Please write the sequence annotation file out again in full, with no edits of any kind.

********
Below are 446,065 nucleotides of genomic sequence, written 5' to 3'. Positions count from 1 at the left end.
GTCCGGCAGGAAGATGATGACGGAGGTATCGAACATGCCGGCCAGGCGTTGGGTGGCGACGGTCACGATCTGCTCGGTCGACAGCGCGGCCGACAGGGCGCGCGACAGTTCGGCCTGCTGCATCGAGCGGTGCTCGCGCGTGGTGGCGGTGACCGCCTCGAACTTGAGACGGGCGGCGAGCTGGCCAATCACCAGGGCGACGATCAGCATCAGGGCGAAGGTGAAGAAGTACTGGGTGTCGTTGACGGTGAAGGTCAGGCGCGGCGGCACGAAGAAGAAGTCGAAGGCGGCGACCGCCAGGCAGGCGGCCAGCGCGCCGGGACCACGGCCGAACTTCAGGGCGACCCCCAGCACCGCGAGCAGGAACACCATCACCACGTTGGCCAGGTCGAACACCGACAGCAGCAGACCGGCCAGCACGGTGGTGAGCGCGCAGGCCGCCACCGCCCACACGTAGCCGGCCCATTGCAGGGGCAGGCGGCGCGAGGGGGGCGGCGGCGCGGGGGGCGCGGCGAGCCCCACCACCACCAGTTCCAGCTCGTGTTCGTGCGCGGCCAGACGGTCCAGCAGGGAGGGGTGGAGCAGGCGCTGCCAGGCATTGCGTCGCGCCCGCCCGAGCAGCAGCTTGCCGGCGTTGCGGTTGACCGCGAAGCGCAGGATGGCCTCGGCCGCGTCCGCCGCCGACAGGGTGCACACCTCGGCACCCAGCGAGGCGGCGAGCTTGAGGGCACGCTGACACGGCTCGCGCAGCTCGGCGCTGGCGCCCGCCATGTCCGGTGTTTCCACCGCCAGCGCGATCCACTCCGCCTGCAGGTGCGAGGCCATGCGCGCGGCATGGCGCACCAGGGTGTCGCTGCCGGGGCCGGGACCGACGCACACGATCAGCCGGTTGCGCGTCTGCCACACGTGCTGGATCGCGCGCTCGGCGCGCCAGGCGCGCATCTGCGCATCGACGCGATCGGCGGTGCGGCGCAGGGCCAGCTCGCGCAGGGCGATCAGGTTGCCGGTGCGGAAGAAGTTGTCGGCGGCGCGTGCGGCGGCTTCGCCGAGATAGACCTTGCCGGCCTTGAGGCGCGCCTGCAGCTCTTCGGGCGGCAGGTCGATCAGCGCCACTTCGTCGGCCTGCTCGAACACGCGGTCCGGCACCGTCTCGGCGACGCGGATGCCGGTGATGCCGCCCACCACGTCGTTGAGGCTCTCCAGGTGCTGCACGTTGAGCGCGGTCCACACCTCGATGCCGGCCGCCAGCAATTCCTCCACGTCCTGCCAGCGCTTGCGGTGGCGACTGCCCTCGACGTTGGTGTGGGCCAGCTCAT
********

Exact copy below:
Below are 446,065 nucleotides of genomic sequence, written 5' to 3'. Positions count from 1 at the left end.
GTCCGGCAGGAAGATGATGACGGAGGTATCGAACATGCCGGCCAGGCGTTGGGTGGCGACGGTCACGATCTGCTCGGTCGACAGCGCGGCCGACAGGGCGCGCGACAGTTCGGCCTGCTGCATCGAGCGGTGCTCGCGCGTGGTGGCGGTGACCGCCTCGAACTTGAGACGGGCGGCGAGCTGGCCAATCACCAGGGCGACGATCAGCATCAGGGCGAAGGTGAAGAAGTACTGGGTGTCGTTGACGGTGAAGGTCAGGCGCGGCGGCACGAAGAAGAAGTCGAAGGCGGCGACCGCCAGGCAGGCGGCCAGCGCGCCGGGACCACGGCCGAACTTCAGGGCGACCCCCAGCACCGCGAGCAGGAACACCATCACCACGTTGGCCAGGTCGAACACCGACAGCAGCAGACCGGCCAGCACGGTGGTGAGCGCGCAGGCCGCCACCGCCCACACGTAGCCGGCCCATTGCAGGGGCAGGCGGCGCGAGGGGGGCGGCGGCGCGGGGGGCGCGGCGAGCCCCACCACCACCAGTTCCAGCTCGTGTTCGTGCGCGGCCAGACGGTCCAGCAGGGAGGGGTGGAGCAGGCGCTGCCAGGCATTGCGTCGCGCCCGCCCGAGCAGCAGCTTGCCGGCGTTGCGGTTGACCGCGAAGCGCAGGATGGCCTCGGCCGCGTCCGCCGCCGACAGGGTGCACACCTCGGCACCCAGCGAGGCGGCGAGCTTGAGGGCACGCTGACACGGCTCGCGCAGCTCGGCGCTGGCGCCCGCCATGTCCGGTGTTTCCACCGCCAGCGCGATCCACTCCGCCTGCAGGTGCGAGGCCATGCGCGCGGCATGGCGCACCAGGGTGTCGCTGCCGGGGCCGGGACCGACGCACACGATCAGCCGGTTGCGCGTCTGCCACACGTGCTGGATCGCGCGCTCGGCGCGCCAGGCGCGCATCTGCGCATCGACGCGATCGGCGGTGCGGCGCAGGGCCAGCTCGCGCAGGGCGATCAGGTTGCCGGTGCGGAAGAAGTTGTCGGCGGCGCGTGCGGCGGCTTCGCCGAGATAGACCTTGCCGGCCTTGAGGCGCGCCTGCAGCTCTTCGGGCGGCAGGTCGATCAGCGCCACTTCGTCGGCCTGCTCGAACACGCGGTCCGGCACCGTCTCGGCGACGCGGATGCCGGTGATGCCGCCCACCACGTCGTTGAGGCTCTCCAGGTGCTGCACGTTGAGCGCGGTCCACACCTCGATGCCGGCCGCCAGCAATTCCTCCACGTCCTGCCAGCGCTTGCGGTGGCGACTGCCCTCGACGTTGGTGTGGGCCAGCTCAT